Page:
Dallas

Dallas County Adds 40 New COVID-19 Deaths Friday, Adds 845 New Cases

The total of confirmed and probable cases in the county is more than 272,000 in Dallas County since March 2020

NBC 5 News

Dallas County is reporting another 40 COVID-19 deaths Friday along with another 845 new cases of the virus. Meanwhile, hospitalizations in the county continue to drop.

Of the cases reported Friday, the county said 540 were confirmed cases and 305 were probable (antigen test) cases, bringing the total number of confirmed cases in the county from March 2020 to 239,314 and the number of probable (antigen test) cases to 33,347. The total of confirmed and probable cases in the county is now 272,661. Over the last seven reporting days, Dallas County officials have announced 7,350 new confirmed and probable cases of the virus for an average of 1,050 per day.

In both Dallas County and TSA-E, the trauma service area that encompasses North Texas, hospitalizations for COVID-19 have been trending downward for more than two weeks. Dallas County reported 686 patients in acute care for COVID-19 on Friday, a drop of 64 compared to the previous day.

Want to Get on a Vaccine Waitlist?

County health departments have launched waitlists for adults 16 years old and over.

You can register to recieve the vaccination in Collin, Dallas, Denton and Tarrant counties. Links are below:

Waitlist Links: Collin - Search Waitlist | Dallas | Denton | Tarrant

You do not need to be a resident of the county to register for a COVID-19 vaccine in that county -- registration is open to anyone in Texas. For those without internet access, Tarrant County is also taking registrations by phone at 817-248-6299. In Dallas County, call the DCHHS vaccine hotline at 1-855-IMMUNE9 (1-855-466-8639). In Denton County, call 940-349-2585.

For a more detailed breakdown of who is included in each priority group in Texas, see this page from the Texas DSHS.

With the 40 deaths added Friday, there have now been 2,604 deaths in the county attributed to the virus since March 2020. The latest victims announced included people whose ages ranged from their 30s to their 90s.

  • A man in his 30s who was a resident of Dallas. He had been critically ill in an area hospital and had underlying high-risk health conditions.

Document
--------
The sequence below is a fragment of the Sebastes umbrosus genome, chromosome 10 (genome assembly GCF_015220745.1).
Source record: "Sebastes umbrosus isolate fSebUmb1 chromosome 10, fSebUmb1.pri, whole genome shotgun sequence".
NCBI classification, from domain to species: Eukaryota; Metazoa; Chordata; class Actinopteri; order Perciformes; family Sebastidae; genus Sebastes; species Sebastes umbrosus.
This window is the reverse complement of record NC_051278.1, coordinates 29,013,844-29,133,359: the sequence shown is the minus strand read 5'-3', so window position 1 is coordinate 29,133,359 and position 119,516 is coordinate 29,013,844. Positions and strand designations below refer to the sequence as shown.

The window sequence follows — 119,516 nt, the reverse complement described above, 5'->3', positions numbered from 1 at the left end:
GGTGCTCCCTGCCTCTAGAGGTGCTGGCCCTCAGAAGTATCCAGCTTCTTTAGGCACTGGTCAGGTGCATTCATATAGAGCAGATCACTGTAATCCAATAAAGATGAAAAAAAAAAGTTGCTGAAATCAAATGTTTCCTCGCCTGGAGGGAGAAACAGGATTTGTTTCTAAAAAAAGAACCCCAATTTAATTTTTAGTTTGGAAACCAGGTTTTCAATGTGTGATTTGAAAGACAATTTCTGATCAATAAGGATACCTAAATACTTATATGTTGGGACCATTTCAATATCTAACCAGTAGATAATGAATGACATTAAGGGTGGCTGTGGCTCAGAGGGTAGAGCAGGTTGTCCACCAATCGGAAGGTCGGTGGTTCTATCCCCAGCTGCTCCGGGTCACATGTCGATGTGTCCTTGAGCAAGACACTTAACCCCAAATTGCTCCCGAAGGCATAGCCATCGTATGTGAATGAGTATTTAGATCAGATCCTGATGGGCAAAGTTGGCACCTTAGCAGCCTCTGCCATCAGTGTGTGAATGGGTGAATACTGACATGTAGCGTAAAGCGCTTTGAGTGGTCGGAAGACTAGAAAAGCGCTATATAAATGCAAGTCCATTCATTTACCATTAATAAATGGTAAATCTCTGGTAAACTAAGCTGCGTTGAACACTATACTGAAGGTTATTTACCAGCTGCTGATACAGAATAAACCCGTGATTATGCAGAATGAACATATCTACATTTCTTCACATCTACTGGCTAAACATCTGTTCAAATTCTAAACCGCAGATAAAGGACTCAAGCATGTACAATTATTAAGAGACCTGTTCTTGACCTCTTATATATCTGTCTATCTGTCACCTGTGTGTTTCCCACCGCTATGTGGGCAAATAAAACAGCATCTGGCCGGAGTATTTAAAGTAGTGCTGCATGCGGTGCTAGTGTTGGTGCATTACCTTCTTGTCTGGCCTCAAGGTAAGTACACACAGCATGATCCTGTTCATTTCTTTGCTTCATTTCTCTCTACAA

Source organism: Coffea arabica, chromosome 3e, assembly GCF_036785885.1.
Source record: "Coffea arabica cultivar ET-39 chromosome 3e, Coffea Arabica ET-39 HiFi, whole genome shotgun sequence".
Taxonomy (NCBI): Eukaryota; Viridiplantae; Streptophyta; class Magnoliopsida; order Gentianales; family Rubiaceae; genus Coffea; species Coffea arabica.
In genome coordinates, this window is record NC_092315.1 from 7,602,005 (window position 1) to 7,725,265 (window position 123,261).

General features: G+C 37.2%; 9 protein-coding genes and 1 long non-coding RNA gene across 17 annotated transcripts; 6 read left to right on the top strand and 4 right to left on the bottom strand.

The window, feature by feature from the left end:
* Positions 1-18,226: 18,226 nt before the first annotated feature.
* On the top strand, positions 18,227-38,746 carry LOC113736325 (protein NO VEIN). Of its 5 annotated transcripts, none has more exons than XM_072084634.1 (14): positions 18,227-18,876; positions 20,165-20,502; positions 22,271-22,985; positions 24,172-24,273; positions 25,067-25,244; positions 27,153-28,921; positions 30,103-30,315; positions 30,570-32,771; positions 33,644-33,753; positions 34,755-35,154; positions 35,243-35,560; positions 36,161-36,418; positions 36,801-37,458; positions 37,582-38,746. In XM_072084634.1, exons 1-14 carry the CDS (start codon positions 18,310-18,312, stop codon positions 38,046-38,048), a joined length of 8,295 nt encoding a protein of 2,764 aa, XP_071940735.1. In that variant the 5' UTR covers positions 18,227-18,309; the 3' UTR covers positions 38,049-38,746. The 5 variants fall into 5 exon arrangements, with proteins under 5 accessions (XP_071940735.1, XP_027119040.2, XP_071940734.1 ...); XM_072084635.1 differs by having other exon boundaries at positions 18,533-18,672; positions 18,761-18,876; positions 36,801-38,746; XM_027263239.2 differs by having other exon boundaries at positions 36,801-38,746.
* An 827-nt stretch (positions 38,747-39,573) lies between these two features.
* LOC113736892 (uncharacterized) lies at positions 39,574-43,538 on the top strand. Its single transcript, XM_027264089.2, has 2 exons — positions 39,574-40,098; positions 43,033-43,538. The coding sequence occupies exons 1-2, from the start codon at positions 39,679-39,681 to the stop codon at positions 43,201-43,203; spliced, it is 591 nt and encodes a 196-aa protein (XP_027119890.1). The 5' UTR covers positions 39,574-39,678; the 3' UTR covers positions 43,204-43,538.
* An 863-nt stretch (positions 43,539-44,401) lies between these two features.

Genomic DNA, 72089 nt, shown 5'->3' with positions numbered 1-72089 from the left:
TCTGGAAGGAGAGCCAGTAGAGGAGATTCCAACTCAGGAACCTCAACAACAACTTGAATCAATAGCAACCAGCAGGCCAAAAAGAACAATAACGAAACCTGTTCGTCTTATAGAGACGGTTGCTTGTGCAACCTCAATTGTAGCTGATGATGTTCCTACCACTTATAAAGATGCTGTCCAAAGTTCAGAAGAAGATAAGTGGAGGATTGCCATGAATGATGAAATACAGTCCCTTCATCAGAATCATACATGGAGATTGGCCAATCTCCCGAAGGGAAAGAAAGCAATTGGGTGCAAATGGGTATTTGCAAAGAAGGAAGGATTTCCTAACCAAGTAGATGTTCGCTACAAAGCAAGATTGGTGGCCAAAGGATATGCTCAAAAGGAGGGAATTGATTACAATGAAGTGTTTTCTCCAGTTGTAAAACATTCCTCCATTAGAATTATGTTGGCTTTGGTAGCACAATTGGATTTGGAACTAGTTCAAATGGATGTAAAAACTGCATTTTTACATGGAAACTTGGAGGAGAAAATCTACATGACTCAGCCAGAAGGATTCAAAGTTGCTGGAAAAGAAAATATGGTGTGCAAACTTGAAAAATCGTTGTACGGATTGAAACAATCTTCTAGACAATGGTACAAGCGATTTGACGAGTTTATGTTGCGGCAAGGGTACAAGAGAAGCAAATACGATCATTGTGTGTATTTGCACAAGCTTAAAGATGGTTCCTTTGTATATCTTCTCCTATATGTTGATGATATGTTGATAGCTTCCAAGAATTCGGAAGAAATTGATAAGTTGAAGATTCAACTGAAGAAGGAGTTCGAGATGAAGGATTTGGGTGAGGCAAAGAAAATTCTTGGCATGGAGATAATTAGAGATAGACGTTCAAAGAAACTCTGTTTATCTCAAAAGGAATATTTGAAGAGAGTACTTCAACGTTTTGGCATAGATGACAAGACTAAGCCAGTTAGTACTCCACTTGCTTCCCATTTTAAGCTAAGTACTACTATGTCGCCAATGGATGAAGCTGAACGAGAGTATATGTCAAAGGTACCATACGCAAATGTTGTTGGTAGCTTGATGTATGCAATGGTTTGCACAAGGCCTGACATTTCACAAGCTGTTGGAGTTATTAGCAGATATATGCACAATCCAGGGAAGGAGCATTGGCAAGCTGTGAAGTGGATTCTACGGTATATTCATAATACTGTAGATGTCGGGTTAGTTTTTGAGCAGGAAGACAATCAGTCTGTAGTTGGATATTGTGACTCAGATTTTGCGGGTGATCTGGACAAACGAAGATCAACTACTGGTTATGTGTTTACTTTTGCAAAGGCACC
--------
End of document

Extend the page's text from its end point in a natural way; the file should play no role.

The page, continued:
• A man in his 40s who was a resident of Dallas. He had been critically ill in an area hospital.
  • A man in his 40s who was a resident of Duncanville. He had been critically ill in an area hospital and had underlying high-risk health conditions.
  • A man in his 40s who was a resident of Dallas. He had been critically ill in an area hospital and had underlying high-risk health conditions.
  • A woman in her 50s who was a resident of Dallas. She had been hospitalized and had underlying high-risk health conditions.
  • A man in his 50s who was a resident of a long-term care facility in the City of Desoto. He died in an area hospital Emergency Department and had underlying high-risk health conditions.
  • A man in his 60s who was a resident of Dallas. He had been critically ill in an area hospital and did not have underlying high-risk health conditions.
  • A man in his 60s who was a resident of Mesquite. He had been critically ill in an area hospital and had underlying high-risk health conditions.
  • A man in his 60s who was a resident of Dallas. He had been critically ill in an area hospital and had underlying high-risk health conditions.
  • A woman in her 60s who was a resident of Lancaster. She had been critically ill in an area hospital and had underlying high-risk health conditions.
  • A man in his 60s who was a resident of Rowlett. He had been critically ill in an area hospital and had underlying high-risk health conditions.
  • A man in his 60s who was a resident of Grand Prairie. He had been hospitalized and had underlying high-risk health conditions.